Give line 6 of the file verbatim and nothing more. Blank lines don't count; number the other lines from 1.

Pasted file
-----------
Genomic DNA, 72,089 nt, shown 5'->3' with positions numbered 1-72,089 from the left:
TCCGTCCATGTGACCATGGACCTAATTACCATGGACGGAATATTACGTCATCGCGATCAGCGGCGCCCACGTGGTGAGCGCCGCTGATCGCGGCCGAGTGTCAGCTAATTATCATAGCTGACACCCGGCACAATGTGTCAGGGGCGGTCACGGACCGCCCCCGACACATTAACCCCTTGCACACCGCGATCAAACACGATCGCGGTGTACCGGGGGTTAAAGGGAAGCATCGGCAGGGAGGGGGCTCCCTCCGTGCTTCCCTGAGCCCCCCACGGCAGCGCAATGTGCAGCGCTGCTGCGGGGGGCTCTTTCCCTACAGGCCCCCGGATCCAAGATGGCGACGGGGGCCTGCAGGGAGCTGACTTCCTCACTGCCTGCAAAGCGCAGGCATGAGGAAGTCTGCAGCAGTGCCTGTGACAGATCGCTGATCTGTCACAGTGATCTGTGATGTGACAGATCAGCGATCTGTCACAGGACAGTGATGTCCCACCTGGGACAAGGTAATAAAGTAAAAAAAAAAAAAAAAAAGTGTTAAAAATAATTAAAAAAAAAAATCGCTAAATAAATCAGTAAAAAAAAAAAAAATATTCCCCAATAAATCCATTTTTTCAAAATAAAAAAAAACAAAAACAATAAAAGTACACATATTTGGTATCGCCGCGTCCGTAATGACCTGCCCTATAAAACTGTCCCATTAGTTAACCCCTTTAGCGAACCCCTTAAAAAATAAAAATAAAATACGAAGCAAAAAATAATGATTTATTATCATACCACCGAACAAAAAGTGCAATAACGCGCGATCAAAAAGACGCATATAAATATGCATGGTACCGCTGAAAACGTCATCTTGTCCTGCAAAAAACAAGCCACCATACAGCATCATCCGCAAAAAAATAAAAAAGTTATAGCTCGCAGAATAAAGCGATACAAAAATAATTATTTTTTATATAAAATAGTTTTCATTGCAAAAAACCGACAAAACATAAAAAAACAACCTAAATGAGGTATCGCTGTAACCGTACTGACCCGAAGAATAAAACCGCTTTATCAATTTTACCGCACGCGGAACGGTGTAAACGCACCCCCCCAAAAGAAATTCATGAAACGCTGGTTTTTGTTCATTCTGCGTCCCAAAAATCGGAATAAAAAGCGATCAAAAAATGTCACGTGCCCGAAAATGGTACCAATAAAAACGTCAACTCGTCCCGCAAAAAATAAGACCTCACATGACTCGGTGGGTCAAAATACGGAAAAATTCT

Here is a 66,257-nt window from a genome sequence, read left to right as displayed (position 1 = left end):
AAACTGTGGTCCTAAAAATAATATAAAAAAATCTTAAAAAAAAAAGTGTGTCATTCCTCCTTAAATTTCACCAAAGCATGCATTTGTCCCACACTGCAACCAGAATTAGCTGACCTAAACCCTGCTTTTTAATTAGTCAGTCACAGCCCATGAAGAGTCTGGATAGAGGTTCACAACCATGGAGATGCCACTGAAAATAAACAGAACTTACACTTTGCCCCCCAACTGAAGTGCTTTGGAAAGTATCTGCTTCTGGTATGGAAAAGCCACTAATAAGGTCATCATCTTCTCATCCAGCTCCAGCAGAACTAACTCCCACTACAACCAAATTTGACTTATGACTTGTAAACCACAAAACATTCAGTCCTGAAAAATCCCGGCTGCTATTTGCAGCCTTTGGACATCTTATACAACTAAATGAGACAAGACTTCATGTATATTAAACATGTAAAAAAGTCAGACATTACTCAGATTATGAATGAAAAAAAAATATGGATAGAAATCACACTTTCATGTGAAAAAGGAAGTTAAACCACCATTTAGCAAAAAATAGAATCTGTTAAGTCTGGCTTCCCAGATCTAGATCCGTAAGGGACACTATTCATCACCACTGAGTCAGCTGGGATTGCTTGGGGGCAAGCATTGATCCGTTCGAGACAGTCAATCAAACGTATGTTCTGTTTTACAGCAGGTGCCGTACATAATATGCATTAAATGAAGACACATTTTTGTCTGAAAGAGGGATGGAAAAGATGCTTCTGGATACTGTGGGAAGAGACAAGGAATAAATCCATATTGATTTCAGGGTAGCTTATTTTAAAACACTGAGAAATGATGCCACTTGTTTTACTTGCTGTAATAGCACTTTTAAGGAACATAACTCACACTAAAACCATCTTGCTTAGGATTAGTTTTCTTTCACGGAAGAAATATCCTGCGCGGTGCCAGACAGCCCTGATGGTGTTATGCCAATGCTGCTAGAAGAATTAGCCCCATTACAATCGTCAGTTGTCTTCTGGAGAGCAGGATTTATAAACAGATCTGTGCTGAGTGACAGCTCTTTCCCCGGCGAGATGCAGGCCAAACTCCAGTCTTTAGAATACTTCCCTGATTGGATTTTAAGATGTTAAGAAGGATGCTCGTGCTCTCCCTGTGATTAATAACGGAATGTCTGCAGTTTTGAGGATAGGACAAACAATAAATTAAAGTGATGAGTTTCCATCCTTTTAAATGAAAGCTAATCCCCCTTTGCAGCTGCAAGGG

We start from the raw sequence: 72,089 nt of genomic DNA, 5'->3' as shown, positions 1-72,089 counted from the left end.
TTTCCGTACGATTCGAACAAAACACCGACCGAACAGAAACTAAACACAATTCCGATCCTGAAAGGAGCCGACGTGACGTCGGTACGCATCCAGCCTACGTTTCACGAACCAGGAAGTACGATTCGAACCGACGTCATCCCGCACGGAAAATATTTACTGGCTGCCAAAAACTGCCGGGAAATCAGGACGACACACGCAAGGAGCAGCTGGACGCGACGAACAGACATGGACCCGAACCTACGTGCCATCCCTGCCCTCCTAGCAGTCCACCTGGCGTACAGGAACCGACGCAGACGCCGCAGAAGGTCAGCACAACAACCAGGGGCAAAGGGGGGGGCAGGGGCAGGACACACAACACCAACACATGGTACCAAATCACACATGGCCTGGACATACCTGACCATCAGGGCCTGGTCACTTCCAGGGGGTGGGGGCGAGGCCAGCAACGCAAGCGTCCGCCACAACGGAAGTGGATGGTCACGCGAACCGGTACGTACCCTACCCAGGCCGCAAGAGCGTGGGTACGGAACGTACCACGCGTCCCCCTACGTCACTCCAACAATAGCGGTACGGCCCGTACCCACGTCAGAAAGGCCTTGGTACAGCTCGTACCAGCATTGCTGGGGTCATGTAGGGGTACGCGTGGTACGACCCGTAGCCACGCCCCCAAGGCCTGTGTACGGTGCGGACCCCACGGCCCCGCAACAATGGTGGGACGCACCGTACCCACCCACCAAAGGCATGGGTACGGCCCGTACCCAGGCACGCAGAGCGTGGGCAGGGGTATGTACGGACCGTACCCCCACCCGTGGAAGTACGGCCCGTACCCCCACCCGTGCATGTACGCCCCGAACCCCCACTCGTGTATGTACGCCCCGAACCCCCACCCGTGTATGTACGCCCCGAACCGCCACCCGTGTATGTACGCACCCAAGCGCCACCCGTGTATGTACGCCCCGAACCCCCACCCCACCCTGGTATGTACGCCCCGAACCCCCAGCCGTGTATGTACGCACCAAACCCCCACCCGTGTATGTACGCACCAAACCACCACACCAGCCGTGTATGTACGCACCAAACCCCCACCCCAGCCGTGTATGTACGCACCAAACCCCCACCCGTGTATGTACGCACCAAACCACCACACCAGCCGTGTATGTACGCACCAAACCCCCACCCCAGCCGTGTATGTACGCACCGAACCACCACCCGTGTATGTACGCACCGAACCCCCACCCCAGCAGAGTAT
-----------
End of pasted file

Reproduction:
TTTCCGTACGATTCGAACAAAACACCGACCGAACAGAAACTAAACACAATTCCGATCCTGAAAGGAGCCGACGTGACGTCGGTACGCATCCAGCCTACGTTTCACGAACCAGGAAGTACGATTCGAACCGACGTCATCCCGCACGGAAAATATTTACTGGCTGCCAAAAACTGCCGGGAAATCAGGACGACACACGCAAGGAGCAGCTGGACGCGACGAACAGACATGGACCCGAACCTACGTGCCATCCCTGCCCTCCTAGCAGTCCACCTGGCGTACAGGAACCGACGCAGACGCCGCAGAAGGTCAGCACAACAACCAGGGGCAAAGGGGGGGGCAGGGGCAGGACACACAACACCAACACATGGTACCAAATCACACATGGCCTGGACATACCTGACCATCAGGGCCTGGTCACTTCCAGGGGGTGGGGGCGAGGCCAGCAACGCAAGCGTCCGCCACAACGGAAGTGGATGGTCACGCGAACCGGTACGTACCCTACCCAGGCCGCAAGAGCGTGGGTACGGAACGTACCACGCGTCCCCCTACGTCACTCCAACAATAGCGGTACGGCCCGTACCCACGTCAGAAAGGCCTTGGTACAGCTCGTACCAGCATTGCTGGGGTCATGTAGGGGTACGCGTGGTACGACCCGTAGCCACGCCCCCAAGGCCTGTGTACGGTGCGGACCCCACGGCCCCGCAACAATGGTGGGACGCACCGTACCCACCCACCAAAGGCATGGGTACGGCCCGTACCCAGGCACGCAGAGCGTGGGCAGGGGTATGTACGGACCGTACCCCCACCCGTGGAAGTACGGCCCGTACCCCCACCCGTGCATGTACGCCCCGAACCCCCACTCGTGTATGTACGCCCCGAACCCCCACCCGTGTATGTACGCCCCGAACCGCCACCCGTGTATGTACGCACCCAAGCGCCACCCGTGTATGTACGCCCCGAACCCCCACCCCACCCTGGTATGTACGCCCCGAACCCCCAGCCGTGTATGTACGCACCAAACCCCCACCCGTGTATGTACGCACCAAACCACCACACCAGCCGTGTATGTACGCACCAAACCCCCACCCCAGCCGTGTATGTACGCACCAAACCCCCACCCGTGTATGTACGCACCAAACCACCACACCAGCCGTGTATGTACGCACCAAACCCCCACCCCAGCCGTGTATGTACGCACCGAACCACCACCCGTGTATGTACGCACCGAACCCCCACCCCAGCAGAGTAT